The Criminal Justice Alliance is a coalition of 70 organisations committed
to improving the criminal justice system. Find out more about us here.
Why is Crime Falling Event?
The Criminal Justice Alliance held an event to discuss the possible explanations for continuing falling crime levels. The panel was chaired by Mark Easton, the BBC’s Home Editor and included:- Professor Mike Hough, Director of the Institute for Criminal Policy Research (who helped launch the Crime Survey of England & Wales); Dr. Siddhartha Bandyopadhyay, University of Birmingham Economics Department (and author of a recent Civitas report that examined how longer sentences can lower crime); Sara Thornton, Chief Constable Thames Valley Police; Richard Garside, Director of the Centre for Crime and Justice Studies.
Voters Reject Building New Prisons to Lower Crime
New poll shows voters favour investment in jobs and the economy, drug addiction programmes and more police to bring crime down rather than new prisons.
A poll conducted by ICM on behalf of the Criminal Justice Alliance shows that voters are not confident that putting ever greater numbers of people in prison is effective at tackling crime and favour investment in other methods.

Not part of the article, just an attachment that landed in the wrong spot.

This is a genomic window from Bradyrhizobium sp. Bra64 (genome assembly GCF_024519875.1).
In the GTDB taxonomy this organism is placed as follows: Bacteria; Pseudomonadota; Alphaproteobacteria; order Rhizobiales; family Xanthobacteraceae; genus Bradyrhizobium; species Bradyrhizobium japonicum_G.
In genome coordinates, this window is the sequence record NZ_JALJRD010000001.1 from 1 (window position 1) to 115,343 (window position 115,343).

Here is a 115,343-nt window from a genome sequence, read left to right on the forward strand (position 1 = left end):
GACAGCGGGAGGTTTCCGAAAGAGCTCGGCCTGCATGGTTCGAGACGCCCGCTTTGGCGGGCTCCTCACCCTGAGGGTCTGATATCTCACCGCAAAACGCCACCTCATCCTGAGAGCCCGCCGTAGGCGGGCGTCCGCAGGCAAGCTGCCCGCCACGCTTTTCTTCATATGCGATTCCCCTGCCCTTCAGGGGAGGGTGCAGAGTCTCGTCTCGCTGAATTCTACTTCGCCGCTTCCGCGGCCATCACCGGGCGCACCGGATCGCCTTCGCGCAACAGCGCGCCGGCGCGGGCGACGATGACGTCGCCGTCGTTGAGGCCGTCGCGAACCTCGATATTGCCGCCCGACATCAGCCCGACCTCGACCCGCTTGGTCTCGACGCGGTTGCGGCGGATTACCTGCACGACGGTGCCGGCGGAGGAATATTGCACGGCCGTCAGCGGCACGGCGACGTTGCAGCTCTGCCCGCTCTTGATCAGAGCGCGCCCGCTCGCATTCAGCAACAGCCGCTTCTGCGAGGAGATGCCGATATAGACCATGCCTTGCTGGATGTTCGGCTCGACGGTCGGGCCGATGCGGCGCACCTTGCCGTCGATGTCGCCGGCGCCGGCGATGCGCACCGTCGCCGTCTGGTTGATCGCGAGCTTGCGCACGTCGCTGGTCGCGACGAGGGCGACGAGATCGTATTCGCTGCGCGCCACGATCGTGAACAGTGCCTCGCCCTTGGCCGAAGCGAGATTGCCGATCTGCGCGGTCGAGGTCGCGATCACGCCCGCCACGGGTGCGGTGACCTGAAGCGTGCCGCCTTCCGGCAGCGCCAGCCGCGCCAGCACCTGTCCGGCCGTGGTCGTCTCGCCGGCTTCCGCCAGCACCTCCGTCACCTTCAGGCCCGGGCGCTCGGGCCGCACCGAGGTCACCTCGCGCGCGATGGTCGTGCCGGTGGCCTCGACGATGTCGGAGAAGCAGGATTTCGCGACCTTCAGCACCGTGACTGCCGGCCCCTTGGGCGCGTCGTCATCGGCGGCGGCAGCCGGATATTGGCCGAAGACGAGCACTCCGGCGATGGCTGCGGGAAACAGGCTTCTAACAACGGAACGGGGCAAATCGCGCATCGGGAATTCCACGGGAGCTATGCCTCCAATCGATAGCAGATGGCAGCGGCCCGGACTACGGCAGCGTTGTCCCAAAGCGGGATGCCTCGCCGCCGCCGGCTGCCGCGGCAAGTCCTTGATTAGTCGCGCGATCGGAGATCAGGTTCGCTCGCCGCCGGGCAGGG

The ICM poll asked which three areas the Government should invest in to lower crime, the majority of respondents chose jobs and the economy (64%), followed by drug addiction programmes (51%), more police (47%), parenting programmes (41%), mental health care (26%) and building prisons finishing last (15%).
Poll results show:
Proposals to build a new ‘super prison’ should be abandoned as they do not command public support. Prison building was the least popular place to direct resources amongst all social groups and amongst all age groups, showing a consensus among voters that this is a waste of public money if the aim is to prevent crime.
Voters see crime prevention as the responsibility of a wide range of government departments and social institutions, not just police and prisons. The fact that the top two investment recommendations for reducing crime fall under the remit of the Department for Work and Pensions and the Department for Health highlight the powerlessness of the Ministry of Justice and Home Office in crucial areas.
Jobs and the economy were cited as the top priority for investment to prevent crime with relatively little difference between full-time workers (65%), part-time workers (66%) and non-workers (61%). It was also the top choice for all social groups, showing a consensus of opinion across voters.
Furthermore, the CJA has today published a paper entitled ‘The Top 10 Criminal Justice Myths’ which highlights the growing evidence that prison populations can be cut at the same time as crime.